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What is it?

Long QT Syndrome (LQTS) is a condition involving the electrical activity of the heart. In a normal heart, an electrical impulse is generated from an electrical center (sinoatrial node). This impulse travels throughout the heart’s wiring system and muscles resulting in contraction of the heart. The timing of the signals allow different chambers of the heart to fill and contract accordingly, thus successfully pumping blood throughout the body.

An electrocardiogram (EKG) measures and records the electrical action of the heart. It is displayed as 5 distinct waves: P, Q, R, S, and T. The QT interval is the duration between the Q and T wave. This interval measures the time between the contraction and relaxation period of the two bottom chambers (ventricles). The timing of this and other intervals is critical to the effectiveness of the heart.

LQTS occurs when the QT interval is too long. It is typically caused by abnormalities in the heart’s electrical system rather than the cellular structure. The prolongation of the QT interval can cause a fast and chaotic heart rhythm (arrhythmia). Arrhythmias do not allow the heart to pump effectively and can progress to a fainting spell, cardiac arrest, or even sudden death. LQTS can be inherited (genetic) or acquired through certain medications, electrolyte abnormalities, or medical conditions.



People are often without symptoms at rest but may experience the following with physical exertion or emotional stress:

• Fainting/passing out (syncope)

• Abnormal or rapid heartbeat (arrhythmia)

• Lightheadedness

• Seizure

Genetic Risk Factors

• Family history of syncope or seizure with exertion

• Family history of sudden death

• Family history of Long QT Syndrome


Sports Medicine Evaluation & Treatment

Your sports medicine physician will review the medical and family history as well as any medications you are currently taking as both can be potential causes. A physical exam will likely include a focus on abnormalities within the heart, lungs, and the neurovascular system. The history and physical exam can help to rule out other important conditions or diseases.

An EKG is ordered to analyze the heart’s electrical activity. The QT interval will be identified and calculated since gender and heart rate influence the normal duration of the QT interval. Blood may need to be drawn and evaluated for any abnormalities. Occasionally, your doctor may decide to order a holter monitor, which is a portable EKG that records the heart’s activity throughout your daily activities, to look for an arrhythmia. Patients may need to be referred to a cardiologist for further evaluation and genetic testing.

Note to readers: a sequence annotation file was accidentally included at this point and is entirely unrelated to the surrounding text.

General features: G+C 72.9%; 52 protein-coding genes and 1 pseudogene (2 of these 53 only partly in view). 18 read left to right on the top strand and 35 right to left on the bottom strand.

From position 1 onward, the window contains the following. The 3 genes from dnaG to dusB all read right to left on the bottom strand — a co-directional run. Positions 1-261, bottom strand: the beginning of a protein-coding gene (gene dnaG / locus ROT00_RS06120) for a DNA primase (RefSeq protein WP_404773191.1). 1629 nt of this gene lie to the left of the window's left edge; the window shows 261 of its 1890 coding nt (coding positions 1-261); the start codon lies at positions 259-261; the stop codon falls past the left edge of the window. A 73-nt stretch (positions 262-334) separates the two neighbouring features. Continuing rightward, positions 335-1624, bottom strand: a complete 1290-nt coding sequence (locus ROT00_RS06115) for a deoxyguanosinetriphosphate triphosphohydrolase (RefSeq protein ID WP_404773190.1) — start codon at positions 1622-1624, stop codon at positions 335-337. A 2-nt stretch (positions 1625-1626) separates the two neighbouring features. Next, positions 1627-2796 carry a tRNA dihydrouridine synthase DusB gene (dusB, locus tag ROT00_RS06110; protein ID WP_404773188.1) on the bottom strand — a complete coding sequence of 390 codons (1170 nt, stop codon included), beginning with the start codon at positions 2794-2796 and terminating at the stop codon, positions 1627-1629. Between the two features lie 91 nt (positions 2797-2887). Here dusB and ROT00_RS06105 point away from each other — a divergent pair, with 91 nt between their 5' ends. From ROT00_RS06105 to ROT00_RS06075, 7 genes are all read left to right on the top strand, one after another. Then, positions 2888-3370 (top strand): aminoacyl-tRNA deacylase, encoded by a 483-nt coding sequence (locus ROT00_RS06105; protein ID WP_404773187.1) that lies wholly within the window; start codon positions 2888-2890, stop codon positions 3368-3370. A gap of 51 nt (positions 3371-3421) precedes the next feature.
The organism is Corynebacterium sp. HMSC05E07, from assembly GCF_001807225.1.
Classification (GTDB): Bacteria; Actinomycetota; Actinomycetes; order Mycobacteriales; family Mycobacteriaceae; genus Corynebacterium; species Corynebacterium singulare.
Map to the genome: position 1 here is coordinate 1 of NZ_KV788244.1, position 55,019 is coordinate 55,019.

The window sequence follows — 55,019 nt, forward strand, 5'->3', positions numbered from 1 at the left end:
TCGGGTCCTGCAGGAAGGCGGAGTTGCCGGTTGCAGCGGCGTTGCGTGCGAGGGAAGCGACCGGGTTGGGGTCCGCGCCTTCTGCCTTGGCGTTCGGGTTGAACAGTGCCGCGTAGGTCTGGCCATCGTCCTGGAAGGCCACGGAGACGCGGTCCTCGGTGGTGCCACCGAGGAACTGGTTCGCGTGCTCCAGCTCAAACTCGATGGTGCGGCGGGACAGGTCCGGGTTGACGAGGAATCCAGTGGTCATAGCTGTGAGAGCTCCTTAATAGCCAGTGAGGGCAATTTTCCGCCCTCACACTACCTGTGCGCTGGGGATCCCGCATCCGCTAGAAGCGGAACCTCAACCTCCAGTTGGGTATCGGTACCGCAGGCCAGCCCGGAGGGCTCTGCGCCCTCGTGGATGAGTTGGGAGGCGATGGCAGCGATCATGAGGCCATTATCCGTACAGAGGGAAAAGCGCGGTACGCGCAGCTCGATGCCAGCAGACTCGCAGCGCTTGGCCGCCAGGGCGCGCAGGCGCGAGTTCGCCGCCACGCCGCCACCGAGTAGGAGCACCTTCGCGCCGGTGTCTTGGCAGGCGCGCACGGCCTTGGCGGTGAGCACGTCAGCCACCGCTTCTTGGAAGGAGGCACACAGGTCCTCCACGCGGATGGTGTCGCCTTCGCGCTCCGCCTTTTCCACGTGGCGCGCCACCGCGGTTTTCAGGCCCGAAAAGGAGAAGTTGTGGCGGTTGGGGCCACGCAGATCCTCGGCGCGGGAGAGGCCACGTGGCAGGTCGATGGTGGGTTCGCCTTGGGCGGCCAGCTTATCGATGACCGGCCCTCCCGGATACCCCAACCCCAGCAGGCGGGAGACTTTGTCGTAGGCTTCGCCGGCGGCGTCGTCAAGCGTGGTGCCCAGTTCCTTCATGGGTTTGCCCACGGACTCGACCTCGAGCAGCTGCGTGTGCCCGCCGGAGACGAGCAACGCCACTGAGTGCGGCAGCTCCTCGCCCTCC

There are a multitude of treatments for LQTS as patients can fall anywhere along the spectrum of disease severity.

Treatment options include:

• Beta Blockers, more specifically: Propranolol and nadolol

• Correction of any electrolyte abnormalities

• Some cases may require surgical procedures such as:

1. Removal of specific nerves to the heart contributing to the abnormal rhythm

2. An implanted cardiac defibrillator that will restart the heart’s electrical activity should it become abnormal


Injury Prevention

Prevention is as imperative as injury treatment. Athletes can help prevent personal and cardiac injury if they:

1. Avoid drugs that prolong the QT interval (

2. Avoid dehydration with proper hydration and electrolyte replenishment

3. Avoid and appropriately treat fever from an illness or hyperthermia from training-related heat exhaustion or heat stroke

4. Acquire an internal cardiac defibrillator, if necessary for certain people.

5. Establish an emergency action plan with team, coaching staff, and medical personnel.


Return to Play

Traditionally, athletes with Long QT syndrome were restricted from all competitive sports according to 2005 guideline-based recommendations. However, in 2015, the American Heart Association released new recommendations regarding return to play. These are based on new developments in genetic testing and observational evidence showing good outcomes in athletes with diagnosed LQTS who have returned to competitive sports. The new guidelines recommend a return to play decision for athletes suspected of having a cardiac abnormality only take place after evaluation, risk stratification, treatment, and counselling by a heart rhythm specialist or genetic cardiologist with sufficient experience in LQTS.

AMSSM Member Authors
Jordan Knoefler, MD and Brandon Henry, MD

1. Ackerman, Michael J., Douglas P. Zipes, Richard J. Kovacs, and Barry J. Maron. AHA/ACC Scientific Statement: Eligibility and Disqualification Recommendations for Competitive Athletes With Cardiovascular Abnormalities: Task Force 10: The Cardiac Channelopathies. Circulation. 2015;132:e326-e329.
2. Hunter, John D., Prashast Sharma, and Sarika Rathi. Long QT syndrome. Continuing Education in Anaesthesia Critical Care & Pain. 2008;8(2):6770.
3. Nachimuthu S, Assar MD, Schussler JM. Drug-induced QT interval prolongation: mechanisms and clinical management. Therapeutic Advances in Drug Safety. 2012;3(5):241-253.
4. Schwartz, Peter J., Lia Crotti, Roberto Insolia. Long-QT Syndrome: From Genetics to Management. Circulation: Arrhythmia and Electrophysiology. 2012;5:868-877.







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